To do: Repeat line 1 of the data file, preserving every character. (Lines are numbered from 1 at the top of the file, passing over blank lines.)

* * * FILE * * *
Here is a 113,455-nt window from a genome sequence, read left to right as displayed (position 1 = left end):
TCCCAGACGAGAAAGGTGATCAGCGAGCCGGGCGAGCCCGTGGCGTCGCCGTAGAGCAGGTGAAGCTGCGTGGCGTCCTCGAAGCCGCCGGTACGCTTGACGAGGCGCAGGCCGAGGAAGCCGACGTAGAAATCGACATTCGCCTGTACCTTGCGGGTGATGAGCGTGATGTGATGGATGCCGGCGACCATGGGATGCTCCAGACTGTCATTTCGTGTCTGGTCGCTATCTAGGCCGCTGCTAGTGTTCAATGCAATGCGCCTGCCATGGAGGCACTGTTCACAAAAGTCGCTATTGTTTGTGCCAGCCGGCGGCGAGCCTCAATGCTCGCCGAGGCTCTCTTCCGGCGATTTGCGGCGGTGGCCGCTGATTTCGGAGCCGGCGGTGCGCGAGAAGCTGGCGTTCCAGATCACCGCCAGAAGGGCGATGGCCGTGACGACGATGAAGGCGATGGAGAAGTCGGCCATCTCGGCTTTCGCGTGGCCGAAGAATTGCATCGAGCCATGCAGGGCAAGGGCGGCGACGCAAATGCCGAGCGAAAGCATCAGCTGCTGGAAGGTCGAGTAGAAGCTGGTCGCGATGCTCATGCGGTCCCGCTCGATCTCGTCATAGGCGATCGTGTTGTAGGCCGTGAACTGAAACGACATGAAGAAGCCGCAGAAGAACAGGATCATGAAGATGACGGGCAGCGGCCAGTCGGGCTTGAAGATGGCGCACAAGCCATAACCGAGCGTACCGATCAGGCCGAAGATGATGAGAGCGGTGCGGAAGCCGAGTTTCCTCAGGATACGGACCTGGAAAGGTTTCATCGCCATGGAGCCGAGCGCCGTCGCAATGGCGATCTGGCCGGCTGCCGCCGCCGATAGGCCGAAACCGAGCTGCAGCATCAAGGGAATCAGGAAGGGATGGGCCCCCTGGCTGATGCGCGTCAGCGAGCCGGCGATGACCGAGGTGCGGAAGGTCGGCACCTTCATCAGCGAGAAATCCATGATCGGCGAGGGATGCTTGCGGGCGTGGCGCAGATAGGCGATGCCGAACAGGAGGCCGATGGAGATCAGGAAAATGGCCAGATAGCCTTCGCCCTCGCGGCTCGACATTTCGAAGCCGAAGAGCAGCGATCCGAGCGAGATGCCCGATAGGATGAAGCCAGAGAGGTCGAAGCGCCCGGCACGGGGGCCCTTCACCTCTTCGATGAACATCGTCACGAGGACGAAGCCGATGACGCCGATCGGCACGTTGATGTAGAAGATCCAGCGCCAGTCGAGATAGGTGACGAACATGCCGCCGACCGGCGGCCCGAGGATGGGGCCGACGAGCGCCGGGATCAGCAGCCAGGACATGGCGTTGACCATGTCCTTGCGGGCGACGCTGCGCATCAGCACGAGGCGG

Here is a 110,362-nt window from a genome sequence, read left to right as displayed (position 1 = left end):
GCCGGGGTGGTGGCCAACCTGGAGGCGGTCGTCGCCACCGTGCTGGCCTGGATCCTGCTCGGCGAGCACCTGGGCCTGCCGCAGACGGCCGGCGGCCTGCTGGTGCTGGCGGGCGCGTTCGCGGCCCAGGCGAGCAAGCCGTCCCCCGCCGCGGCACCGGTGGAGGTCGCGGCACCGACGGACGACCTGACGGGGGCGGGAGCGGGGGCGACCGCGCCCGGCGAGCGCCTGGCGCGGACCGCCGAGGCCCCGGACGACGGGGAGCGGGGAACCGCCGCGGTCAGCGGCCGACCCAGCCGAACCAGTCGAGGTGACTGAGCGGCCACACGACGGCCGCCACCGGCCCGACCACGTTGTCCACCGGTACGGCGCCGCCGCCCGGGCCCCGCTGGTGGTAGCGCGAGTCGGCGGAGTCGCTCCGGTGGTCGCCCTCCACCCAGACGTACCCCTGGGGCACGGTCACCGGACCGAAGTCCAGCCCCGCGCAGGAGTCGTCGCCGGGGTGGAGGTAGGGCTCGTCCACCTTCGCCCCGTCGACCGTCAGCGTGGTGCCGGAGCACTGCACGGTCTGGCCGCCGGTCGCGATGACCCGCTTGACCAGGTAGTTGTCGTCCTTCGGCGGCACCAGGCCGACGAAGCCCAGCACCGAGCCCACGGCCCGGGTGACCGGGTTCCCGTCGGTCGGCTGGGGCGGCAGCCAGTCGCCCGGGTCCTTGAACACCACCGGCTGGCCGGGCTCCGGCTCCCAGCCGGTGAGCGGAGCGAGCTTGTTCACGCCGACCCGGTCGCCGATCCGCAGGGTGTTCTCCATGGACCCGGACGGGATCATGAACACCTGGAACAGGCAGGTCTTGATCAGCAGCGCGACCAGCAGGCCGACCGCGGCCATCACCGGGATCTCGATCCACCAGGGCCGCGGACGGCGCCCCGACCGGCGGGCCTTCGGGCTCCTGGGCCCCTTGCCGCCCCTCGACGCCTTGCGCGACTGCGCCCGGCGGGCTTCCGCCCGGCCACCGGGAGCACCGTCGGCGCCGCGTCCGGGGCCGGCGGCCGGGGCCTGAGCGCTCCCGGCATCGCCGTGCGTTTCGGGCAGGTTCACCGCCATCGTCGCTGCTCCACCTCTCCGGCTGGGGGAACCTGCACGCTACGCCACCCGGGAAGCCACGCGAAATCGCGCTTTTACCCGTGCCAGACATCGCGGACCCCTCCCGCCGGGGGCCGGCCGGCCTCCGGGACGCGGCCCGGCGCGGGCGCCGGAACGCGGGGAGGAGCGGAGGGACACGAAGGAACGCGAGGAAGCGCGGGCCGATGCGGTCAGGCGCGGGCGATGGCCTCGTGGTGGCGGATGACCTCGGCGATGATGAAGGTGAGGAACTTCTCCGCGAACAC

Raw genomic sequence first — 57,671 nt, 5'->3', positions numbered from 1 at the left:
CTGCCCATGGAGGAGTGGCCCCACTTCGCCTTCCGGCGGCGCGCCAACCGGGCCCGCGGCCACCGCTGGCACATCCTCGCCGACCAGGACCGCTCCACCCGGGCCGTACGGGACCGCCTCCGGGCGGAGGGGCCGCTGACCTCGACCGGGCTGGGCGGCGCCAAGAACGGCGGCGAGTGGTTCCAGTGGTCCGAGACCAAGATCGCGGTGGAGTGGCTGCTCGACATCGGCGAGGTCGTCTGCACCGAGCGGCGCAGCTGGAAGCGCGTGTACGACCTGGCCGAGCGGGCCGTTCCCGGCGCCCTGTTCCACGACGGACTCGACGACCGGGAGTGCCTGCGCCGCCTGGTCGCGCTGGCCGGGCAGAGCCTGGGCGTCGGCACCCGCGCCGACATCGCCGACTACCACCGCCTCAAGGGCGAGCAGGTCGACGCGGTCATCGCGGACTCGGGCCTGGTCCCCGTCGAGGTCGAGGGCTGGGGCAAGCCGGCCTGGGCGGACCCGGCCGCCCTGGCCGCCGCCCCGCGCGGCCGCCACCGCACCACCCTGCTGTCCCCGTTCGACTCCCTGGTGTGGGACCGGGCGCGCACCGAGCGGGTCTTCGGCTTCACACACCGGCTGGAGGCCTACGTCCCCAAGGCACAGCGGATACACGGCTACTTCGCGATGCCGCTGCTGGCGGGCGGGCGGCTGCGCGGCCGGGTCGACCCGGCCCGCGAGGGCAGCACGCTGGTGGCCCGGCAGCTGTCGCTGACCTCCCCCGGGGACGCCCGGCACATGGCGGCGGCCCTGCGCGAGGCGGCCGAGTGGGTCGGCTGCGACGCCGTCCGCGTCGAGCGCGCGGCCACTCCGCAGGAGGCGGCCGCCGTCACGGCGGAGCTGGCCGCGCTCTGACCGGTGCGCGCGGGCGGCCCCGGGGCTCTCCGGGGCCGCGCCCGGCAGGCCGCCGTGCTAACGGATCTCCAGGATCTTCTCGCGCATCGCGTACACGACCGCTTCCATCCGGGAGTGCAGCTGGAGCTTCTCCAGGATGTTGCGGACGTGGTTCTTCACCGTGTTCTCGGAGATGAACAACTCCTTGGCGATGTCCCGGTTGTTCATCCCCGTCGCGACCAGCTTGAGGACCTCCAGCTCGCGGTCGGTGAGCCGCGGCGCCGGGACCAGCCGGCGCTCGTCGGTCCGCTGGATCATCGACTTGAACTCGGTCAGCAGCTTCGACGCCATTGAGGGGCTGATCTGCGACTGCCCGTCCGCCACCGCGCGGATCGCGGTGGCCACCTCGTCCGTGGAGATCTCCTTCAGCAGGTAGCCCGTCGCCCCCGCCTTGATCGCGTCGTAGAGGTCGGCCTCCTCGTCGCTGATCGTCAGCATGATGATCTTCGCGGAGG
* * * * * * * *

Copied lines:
Here is a 113,455-nt window from a genome sequence, read left to right as displayed (position 1 = left end):